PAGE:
WASHINGTON (Reuters) – A Puerto Rico Air National Guard cargo plane crashed during a training mission in Savannah, Georgia, on Wednesday, killing at least five people and scattering debris across railroad tracks and a highway, officials and local media said.
The Hercules C-130J aircraft went down about 11:30 a.m., shortly after takeoff from the Savannah/Hilton Head International Airport, about 175 miles southeast of Atlanta, officials said.
The four-engine plane sent up a cloud of black smoke, with a tail wing coming to rest on a median, television images showed. A witness, Michael Garrett, told WSAV-TV the plane was upside down before it crashed.
“That plane really flipped over on its back, slowly, like it was in slow motion,” Garrett said.
A Georgia Air National Guard official said five people died and four were missing, Atlanta’s WSB-TV reported.
The U.S. Air Force confirmed to Reuters that there were fatalities but declined to provide a number. A spokesman for the Georgia Air National Guard, Captain Jeffrey Before, said in a statement that five people were on the plane when it crashed.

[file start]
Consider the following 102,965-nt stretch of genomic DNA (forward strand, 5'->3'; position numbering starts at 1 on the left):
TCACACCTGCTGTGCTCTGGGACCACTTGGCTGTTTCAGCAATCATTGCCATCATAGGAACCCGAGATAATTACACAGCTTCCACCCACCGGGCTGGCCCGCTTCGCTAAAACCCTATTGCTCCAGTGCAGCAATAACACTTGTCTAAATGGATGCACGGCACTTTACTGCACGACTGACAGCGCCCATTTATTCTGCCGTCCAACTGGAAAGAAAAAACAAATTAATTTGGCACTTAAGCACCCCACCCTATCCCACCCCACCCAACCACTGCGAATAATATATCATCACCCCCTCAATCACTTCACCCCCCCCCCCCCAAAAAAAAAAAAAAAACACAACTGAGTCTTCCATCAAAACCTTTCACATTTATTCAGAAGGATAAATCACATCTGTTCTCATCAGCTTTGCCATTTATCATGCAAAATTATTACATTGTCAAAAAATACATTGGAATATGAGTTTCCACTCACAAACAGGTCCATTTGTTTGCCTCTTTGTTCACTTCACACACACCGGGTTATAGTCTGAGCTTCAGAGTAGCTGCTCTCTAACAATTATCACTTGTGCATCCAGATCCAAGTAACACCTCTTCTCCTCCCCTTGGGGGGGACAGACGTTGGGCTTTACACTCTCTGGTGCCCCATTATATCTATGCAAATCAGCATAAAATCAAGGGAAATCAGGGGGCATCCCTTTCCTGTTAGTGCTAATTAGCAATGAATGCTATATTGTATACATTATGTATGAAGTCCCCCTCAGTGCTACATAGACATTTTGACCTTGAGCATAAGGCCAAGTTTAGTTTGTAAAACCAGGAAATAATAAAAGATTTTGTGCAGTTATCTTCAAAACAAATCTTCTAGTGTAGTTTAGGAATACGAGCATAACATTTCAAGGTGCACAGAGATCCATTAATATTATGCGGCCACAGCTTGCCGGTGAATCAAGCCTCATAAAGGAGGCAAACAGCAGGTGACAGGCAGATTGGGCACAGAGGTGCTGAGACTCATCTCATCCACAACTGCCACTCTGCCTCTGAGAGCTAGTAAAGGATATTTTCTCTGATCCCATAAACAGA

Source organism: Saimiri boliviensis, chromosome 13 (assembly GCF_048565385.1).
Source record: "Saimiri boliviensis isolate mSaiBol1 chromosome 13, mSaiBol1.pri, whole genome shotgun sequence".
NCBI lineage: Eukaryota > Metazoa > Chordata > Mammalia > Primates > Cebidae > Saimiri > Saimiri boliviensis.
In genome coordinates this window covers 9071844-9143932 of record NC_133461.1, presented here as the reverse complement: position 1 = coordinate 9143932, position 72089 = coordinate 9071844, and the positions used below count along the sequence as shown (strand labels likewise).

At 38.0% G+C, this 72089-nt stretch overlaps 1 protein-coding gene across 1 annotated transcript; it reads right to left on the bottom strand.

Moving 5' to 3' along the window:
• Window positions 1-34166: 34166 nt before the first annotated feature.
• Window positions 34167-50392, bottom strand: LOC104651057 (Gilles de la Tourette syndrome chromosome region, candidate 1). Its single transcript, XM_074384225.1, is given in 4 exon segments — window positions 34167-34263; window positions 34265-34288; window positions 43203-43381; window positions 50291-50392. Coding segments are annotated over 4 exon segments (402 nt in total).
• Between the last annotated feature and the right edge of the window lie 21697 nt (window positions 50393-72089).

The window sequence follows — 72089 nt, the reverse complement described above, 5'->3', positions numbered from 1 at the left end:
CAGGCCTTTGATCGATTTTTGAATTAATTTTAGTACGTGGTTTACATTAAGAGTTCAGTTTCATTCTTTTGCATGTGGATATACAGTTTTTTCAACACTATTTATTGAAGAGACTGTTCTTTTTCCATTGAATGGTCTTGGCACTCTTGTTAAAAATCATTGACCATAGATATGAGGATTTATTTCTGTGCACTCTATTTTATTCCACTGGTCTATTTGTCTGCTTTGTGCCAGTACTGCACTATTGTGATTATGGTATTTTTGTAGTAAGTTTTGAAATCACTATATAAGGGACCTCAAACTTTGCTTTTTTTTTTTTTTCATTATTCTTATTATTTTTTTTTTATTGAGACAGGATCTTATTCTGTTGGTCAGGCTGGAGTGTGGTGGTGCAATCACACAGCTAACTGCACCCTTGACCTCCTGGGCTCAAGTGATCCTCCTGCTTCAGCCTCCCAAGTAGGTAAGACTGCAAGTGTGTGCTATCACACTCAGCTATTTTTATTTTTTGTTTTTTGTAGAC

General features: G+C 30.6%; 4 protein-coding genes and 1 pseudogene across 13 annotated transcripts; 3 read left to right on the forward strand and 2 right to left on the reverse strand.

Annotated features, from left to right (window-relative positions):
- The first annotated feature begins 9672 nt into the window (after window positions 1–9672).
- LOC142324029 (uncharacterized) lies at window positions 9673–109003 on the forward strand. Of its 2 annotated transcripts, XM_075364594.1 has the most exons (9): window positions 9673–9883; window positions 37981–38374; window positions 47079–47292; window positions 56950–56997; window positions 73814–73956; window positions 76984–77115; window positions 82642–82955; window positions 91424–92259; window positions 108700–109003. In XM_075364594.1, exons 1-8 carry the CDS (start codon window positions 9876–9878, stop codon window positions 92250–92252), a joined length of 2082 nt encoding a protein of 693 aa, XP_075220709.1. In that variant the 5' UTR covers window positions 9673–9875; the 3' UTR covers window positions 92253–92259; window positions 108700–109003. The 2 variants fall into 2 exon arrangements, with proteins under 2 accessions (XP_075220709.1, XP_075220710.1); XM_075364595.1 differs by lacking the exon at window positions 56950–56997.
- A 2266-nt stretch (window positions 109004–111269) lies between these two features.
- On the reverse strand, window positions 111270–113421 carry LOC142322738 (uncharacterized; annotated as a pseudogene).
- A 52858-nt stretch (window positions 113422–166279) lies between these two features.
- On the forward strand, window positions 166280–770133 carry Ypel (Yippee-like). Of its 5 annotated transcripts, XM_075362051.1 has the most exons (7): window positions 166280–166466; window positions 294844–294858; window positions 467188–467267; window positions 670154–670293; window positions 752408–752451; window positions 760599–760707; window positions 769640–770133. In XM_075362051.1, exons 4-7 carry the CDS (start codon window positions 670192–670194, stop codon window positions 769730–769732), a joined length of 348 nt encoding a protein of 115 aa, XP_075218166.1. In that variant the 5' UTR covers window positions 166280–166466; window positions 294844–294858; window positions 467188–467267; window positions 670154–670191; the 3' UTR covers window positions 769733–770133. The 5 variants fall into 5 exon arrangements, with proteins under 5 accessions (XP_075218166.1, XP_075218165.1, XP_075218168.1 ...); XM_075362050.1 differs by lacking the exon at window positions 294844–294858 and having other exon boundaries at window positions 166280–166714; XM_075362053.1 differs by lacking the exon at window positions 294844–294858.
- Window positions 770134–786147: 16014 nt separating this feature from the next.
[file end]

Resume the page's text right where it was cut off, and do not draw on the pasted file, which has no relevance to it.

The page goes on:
Tiffany Williams, deputy coroner of the Chatham County Coroner’s Office, said by telephone that two people were confirmed killed.
The crash was at least the fifth deadly accident involving a U.S. military aircraft since early April and the first of a U.S. military C-130 since July, when 16 service members were killed in a Mississippi crash.
Senior Master Sergeant Roger Parsons, an Air Force spokesman, said at a news conference that the cause of the crash on Wednesday was under investigation.
No cars were hit on the ground but power was cut to the area of the crash, said Genta Bilbo, a spokeswoman for the Effingham County Sheriff’s Department.
The C-130 is a transport workhorse for the U.S. military, and Parsons described the crashed aircraft as a cargo plane.
Reporting by Phil Stewart; Additional reporting by Ian Simpson in Washington and Bernie Woodall in Fort Lauderdale, Fla,; Writing by David Alexander and Ian Simpson; Editing by Colleen Jenkins and Peter Cooney